To run shod or to run bare, that is the question to ask your feet, and new research is pointing to the fact that barefoot running might not be the solution that some people claim it to be.
Throughout human history, people have run barefoot, but it was in recent years that barefoot or minimalist running really became popular, as coaches and therapists saw that running without traditionally built-up cushioned shoes seemed to have a positive effect on injury-proofing and making their runners more efficient. That sparked a massive change in shoe construction as minimalist shoes flooded the market, but scientific research has yet to reach consensus regarding the risks or benefits of barefoot running.
Advocates of the bare feet argue that traditional shoes promote an unnatural, hard heel-strike, whereas running barefoot promotes a healthier, more efficient midfoot or forefoot strike pattern, thus reducing the risk of repetitive stress injuries, and that is why Nicholas Tam, a doctoral student at the Exercise Science & Sport Medicine faculty of the University of Cape Town, undertook a study of barefoot running last year for his PhD.
“We recruited 30 traditionally shod runners, running in normal cushioned running shoes, who consented to progressively increase their barefoot running over an eight-week period, starting with walk-running, and aiming to be able to run 40 minutes barefoot by the end of the study,” says Nic. “We started them on the indoor track at the Sport Science Institute, then moved to a hard-packed grass track, and from there on to tar. We tested their biomechanics, kinematics and kinetics, including joint angles, footstrike patterns, stride lengths, loading rates and more, and we also did electro-myography and muscle strength testing, first in normal running shoes, and then in barefoot conditions, looking at their before and after running economy.”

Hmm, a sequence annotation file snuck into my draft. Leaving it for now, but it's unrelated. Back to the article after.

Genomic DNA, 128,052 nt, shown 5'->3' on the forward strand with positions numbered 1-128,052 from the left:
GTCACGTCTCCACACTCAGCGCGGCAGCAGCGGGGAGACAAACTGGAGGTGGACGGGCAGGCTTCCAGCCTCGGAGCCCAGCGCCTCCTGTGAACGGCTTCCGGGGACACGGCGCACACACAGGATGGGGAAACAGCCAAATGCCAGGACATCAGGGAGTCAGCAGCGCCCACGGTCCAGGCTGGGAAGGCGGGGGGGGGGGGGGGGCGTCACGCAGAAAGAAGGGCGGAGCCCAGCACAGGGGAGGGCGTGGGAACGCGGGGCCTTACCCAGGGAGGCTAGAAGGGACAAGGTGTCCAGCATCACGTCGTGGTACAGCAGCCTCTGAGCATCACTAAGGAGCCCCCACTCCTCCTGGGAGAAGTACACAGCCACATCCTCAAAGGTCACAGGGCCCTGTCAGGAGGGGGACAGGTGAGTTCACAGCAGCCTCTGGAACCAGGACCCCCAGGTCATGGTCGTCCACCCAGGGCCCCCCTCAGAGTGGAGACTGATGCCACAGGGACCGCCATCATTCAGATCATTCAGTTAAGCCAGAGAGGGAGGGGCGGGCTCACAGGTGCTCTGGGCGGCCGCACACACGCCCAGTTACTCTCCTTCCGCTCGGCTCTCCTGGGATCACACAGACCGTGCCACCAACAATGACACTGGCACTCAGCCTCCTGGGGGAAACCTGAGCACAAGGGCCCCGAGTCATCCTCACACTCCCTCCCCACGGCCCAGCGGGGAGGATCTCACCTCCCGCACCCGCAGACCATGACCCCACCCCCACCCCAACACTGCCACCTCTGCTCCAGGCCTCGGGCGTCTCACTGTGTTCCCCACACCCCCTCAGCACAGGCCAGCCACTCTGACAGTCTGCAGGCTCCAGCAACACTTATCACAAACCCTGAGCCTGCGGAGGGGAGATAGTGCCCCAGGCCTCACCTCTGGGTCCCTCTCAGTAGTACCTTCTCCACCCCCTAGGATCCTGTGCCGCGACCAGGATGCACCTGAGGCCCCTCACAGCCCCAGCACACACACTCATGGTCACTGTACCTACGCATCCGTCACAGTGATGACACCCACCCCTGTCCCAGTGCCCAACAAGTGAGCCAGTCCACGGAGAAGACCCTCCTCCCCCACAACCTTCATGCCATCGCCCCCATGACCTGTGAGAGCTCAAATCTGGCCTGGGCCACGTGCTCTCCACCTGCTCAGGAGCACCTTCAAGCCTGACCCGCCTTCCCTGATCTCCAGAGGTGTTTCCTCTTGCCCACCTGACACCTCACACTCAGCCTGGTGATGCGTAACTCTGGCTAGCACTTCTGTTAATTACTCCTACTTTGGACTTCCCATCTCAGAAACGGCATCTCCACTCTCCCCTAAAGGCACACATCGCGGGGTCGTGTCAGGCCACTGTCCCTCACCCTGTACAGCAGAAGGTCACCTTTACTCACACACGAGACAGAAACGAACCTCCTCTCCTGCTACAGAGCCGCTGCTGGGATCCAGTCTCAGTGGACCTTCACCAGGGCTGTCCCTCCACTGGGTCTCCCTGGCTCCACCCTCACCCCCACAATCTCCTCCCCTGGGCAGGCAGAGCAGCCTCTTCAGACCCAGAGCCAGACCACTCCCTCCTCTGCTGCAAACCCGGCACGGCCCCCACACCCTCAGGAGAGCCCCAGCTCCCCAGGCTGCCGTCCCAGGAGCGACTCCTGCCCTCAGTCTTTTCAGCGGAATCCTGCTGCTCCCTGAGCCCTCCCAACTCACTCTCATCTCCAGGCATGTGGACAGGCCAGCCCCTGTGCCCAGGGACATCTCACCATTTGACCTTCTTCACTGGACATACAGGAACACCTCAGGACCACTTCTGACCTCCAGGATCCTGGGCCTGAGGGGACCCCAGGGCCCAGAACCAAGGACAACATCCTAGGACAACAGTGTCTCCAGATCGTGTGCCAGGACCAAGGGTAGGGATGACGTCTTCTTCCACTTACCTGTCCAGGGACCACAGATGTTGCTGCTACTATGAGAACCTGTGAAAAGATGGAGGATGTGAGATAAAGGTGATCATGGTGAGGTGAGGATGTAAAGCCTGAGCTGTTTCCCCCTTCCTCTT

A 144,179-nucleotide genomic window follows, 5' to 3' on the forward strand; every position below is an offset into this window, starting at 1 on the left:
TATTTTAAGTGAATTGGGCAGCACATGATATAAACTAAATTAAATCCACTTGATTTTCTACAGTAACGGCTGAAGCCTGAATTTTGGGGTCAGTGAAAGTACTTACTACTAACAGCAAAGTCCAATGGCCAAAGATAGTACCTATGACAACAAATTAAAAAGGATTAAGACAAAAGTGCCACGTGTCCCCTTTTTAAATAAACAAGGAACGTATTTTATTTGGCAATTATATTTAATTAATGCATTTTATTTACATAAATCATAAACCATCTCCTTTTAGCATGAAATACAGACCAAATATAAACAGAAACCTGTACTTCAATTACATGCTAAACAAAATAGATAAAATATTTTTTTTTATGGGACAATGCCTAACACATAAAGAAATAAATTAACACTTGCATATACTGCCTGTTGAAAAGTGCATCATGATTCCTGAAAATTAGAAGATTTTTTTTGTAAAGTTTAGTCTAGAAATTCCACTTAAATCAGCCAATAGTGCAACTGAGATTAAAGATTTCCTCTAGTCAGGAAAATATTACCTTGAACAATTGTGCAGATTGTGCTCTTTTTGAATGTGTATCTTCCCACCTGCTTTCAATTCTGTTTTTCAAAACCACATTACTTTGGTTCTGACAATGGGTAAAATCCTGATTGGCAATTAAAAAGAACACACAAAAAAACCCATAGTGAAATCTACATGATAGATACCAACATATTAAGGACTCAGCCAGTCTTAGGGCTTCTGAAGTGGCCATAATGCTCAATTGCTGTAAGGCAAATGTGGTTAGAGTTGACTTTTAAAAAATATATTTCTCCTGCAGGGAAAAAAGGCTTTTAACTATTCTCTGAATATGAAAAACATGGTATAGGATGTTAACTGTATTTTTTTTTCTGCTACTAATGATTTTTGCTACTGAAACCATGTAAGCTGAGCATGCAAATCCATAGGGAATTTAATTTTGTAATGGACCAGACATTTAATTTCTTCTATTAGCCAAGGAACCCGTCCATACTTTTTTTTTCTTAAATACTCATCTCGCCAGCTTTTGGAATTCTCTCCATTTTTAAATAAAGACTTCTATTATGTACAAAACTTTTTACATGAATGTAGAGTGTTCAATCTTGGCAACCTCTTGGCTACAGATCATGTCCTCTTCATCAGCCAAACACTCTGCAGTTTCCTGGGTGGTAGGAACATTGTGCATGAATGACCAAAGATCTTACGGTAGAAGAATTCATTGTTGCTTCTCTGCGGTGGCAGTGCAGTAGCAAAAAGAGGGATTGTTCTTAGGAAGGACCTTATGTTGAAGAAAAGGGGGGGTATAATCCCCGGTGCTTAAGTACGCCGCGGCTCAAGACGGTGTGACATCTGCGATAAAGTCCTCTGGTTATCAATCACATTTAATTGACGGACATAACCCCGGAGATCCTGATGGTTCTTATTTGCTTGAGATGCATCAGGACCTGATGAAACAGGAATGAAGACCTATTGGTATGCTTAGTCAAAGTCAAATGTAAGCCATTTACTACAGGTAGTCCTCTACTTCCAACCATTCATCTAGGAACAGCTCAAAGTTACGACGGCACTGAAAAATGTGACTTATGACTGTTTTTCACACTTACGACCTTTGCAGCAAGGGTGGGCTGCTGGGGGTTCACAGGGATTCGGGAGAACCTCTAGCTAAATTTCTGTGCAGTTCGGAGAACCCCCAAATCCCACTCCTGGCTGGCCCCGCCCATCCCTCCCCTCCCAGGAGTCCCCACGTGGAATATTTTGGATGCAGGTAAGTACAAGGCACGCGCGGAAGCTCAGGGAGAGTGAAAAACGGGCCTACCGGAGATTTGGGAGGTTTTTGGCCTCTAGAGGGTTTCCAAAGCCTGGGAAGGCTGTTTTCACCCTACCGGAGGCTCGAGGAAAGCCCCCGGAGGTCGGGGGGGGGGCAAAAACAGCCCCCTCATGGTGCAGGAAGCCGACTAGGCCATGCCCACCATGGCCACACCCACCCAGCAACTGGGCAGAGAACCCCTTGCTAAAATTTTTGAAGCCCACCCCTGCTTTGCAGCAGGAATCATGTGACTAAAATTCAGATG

Nic says that all of the test subjects could run 40 minutes barefoot on tar by the end of the study, but his research kicked up some interesting findings. “All the pro-barefoot research was touting initial loading rate, the force as the foot touches the ground, which is increased by the heel-strike pattern promoted by traditional running shoes, so we wanted to see if the athletes could reduce their loading rate without us instructing them, but we found that when athletes who run in shoes takes off their shoes, they tend to still heel-strike, not just automatically become midfoot strikers.”
“Approximately half of the group remained largely heel-strikers, despite a slight change in footstrike pattern, and thus their loading rate remained high. Another quarter showed a favourable response, landing on the forefoot or midfoot, and thus reduced their loading rate, but the remaining quarter actually landed on their heels even harder, with higher loading rates! What we found is that the 25% who responded positively used a different muscle recruitment strategy, with more work done by the quads and glute stabilisers, and less by the hamstrings. We also found that when running barefoot, the athletes tended to flex their ankles more, so the ankle became more of a shock-absorber than the knee, which had done most of the shock-absorbing when they ran in shoes.”
The most telling finding of the study, however, was that those runners who went back to running in shoes showed no marked change in running efficiency, while those who continued running barefoot could see an improvement in efficiency only so long as they continued barefoot. This begs the question whether running barefoot some of the time, or in minimalist shoes, to supplement your training in normal shoes will actually be of any benefit. According to this study, it won’t.